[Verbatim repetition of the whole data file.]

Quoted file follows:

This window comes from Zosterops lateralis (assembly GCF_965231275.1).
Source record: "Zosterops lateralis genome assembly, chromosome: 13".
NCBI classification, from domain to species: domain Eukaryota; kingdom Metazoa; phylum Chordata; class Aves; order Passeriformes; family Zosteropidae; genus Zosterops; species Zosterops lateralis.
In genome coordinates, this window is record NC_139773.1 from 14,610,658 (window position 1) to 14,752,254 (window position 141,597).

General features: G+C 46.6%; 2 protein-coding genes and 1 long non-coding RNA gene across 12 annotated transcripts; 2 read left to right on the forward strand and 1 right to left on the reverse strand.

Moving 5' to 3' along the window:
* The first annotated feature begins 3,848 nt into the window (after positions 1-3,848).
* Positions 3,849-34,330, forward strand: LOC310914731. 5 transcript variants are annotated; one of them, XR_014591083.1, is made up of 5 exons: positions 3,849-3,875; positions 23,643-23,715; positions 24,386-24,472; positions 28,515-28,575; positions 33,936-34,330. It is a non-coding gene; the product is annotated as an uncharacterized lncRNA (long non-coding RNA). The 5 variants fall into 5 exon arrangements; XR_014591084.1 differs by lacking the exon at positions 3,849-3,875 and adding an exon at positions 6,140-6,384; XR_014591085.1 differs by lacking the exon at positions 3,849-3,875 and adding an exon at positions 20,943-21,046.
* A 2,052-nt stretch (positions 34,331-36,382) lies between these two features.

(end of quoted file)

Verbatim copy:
This window comes from Zosterops lateralis (assembly GCF_965231275.1).
Source record: "Zosterops lateralis genome assembly, chromosome: 13".
NCBI classification, from domain to species: domain Eukaryota; kingdom Metazoa; phylum Chordata; class Aves; order Passeriformes; family Zosteropidae; genus Zosterops; species Zosterops lateralis.
In genome coordinates, this window is record NC_139773.1 from 14,610,658 (window position 1) to 14,752,254 (window position 141,597).

General features: G+C 46.6%; 2 protein-coding genes and 1 long non-coding RNA gene across 12 annotated transcripts; 2 read left to right on the forward strand and 1 right to left on the reverse strand.

Moving 5' to 3' along the window:
* The first annotated feature begins 3,848 nt into the window (after positions 1-3,848).
* Positions 3,849-34,330, forward strand: LOC310914731. 5 transcript variants are annotated; one of them, XR_014591083.1, is made up of 5 exons: positions 3,849-3,875; positions 23,643-23,715; positions 24,386-24,472; positions 28,515-28,575; positions 33,936-34,330. It is a non-coding gene; the product is annotated as an uncharacterized lncRNA (long non-coding RNA). The 5 variants fall into 5 exon arrangements; XR_014591084.1 differs by lacking the exon at positions 3,849-3,875 and adding an exon at positions 6,140-6,384; XR_014591085.1 differs by lacking the exon at positions 3,849-3,875 and adding an exon at positions 20,943-21,046.
* A 2,052-nt stretch (positions 34,331-36,382) lies between these two features.